Investigating how STEM Baccalaureate Graduates use Assets Developed through Higher Education to Navigate Career Transitions
Effective Years: 2022-2026
This project focuses on a critical juncture in the STEM education and workforce pipeline, the transition of community college students into baccalaureate degree programs and potentially to graduate school. This transition period is especially important for students from groups that are underrepresented in their overall participation in STEM fields of study. The goal of the investigators is to understand how STEM transfer students use assets, such as disciplinary co-curricular opportunities obtained through higher education, as they transition into post-baccalaureate careers or graduate school. The project is motivated by a prior study of community college students that documented lost research opportunities, internships, and jobs; derailed or delayed plans for graduate school; challenges related to remote instruction; delays in graduation; and decreased sense of competency in STEM. The study will produce nuanced recommendations to improve practice by exploring group differences in graduates’ experiences and outcomes and a conceptual model that illustrates the relationship among factors that influence students’ post-college choices and transitions. The results could inform interventions to mitigate the leaky STEM pipeline for community college students.
The investigators will pursue three objectives. First is to longitudinally investigate transitions into early careers or graduate/professional school of a diverse population of STEM baccalaureate graduates from three public universities. Second is to compare graduates’ professional transitions and outcomes for students who began their studies in community college and those who entered the university directly. Third is to use an asset-based framework to explore how graduates use networks, skills, and competencies developed during higher education to navigate post-college transitions. The central research question is how are recent STEM baccalaureate graduates – including former transfer students – using those assets developed through higher education to navigate early post-college transitions? The investigators will use a mixed-methods descriptive case study design to collect and analyze data from individual interviews with a stratified sample of STEM graduates and employ narrative analysis of students’ STEM pathways to complement analytic coding. Focusing on longer-term outcomes from disciplinary, co-curricular activities will enable the study to provide discipline-specific recommendations to strengthen connections between undergraduate preparation and STEM professional environments.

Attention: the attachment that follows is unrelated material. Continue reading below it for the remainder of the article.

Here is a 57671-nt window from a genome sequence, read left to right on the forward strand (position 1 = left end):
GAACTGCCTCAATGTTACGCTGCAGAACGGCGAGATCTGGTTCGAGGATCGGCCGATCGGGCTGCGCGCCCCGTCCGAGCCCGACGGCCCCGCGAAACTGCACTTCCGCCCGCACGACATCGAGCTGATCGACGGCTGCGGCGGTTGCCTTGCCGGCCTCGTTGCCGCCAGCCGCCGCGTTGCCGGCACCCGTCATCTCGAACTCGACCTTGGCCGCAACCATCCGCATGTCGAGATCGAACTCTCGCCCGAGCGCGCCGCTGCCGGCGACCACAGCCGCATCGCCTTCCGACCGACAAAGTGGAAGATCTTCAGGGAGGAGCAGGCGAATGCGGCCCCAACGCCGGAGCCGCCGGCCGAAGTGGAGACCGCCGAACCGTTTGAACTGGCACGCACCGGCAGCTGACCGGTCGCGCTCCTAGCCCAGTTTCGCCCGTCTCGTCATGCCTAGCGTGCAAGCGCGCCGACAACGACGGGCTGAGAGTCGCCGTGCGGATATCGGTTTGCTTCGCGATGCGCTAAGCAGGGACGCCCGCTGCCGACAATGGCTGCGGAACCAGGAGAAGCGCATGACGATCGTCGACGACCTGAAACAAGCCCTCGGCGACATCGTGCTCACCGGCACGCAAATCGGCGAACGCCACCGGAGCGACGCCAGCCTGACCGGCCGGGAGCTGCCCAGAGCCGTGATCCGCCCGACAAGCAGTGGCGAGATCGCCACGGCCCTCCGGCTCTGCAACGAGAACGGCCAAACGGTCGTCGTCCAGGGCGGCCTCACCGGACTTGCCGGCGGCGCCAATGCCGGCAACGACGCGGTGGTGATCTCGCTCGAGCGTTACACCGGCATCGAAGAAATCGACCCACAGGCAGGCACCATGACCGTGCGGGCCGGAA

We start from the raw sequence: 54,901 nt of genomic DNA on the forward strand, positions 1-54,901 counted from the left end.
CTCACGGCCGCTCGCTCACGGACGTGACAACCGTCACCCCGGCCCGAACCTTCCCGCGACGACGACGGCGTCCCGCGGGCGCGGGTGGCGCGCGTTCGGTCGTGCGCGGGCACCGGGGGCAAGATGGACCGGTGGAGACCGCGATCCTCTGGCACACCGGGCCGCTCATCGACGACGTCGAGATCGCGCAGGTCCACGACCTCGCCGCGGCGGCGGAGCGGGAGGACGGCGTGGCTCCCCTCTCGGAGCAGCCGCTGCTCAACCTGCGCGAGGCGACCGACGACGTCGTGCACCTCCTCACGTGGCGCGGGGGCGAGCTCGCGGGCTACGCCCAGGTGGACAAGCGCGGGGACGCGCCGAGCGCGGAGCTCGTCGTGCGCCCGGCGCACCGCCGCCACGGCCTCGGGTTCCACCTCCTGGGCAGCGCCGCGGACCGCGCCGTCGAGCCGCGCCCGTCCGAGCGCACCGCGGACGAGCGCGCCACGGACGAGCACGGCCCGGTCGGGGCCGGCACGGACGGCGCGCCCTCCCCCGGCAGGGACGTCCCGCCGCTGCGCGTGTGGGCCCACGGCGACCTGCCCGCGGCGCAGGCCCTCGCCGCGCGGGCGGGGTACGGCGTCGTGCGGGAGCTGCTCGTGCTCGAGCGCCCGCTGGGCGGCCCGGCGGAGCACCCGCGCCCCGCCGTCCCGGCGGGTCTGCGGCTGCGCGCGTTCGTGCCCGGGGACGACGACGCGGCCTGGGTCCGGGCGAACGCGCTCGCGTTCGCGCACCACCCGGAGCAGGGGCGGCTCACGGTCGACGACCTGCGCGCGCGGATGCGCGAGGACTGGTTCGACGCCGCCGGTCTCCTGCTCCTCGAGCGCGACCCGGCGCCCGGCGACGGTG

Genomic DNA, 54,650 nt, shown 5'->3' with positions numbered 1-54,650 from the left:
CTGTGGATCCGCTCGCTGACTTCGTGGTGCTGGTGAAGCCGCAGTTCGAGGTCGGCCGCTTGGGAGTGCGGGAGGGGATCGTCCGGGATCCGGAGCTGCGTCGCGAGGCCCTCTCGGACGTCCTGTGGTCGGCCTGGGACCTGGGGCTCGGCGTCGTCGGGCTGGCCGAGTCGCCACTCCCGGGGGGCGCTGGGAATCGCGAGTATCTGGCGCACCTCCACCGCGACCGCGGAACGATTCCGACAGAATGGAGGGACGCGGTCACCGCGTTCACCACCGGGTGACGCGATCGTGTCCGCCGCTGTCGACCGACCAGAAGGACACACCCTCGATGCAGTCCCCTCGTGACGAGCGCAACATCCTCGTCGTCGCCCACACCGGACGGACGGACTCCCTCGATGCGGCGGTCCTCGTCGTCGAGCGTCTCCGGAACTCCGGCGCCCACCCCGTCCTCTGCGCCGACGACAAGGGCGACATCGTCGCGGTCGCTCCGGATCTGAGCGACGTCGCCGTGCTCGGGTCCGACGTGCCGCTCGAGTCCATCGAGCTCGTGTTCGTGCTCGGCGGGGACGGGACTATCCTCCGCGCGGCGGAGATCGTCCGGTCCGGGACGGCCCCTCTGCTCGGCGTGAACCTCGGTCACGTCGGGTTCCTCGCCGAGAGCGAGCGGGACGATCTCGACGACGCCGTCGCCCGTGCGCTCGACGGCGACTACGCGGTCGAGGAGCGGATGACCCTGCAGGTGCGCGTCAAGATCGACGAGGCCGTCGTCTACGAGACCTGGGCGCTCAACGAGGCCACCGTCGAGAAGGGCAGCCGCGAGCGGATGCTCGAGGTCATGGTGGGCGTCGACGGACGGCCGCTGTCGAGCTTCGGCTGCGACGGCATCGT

The project is funded by the EHR Core Research Program (ECR). ECR supports fundamental STEM education research projects that address STEM learning and learning environments, broadening participation in STEM fields, and STEM workforce development.
This award reflects NSF's statutory mission and has been deemed worthy of support through evaluation using the Foundation's intellectual merit and broader impacts review criteria.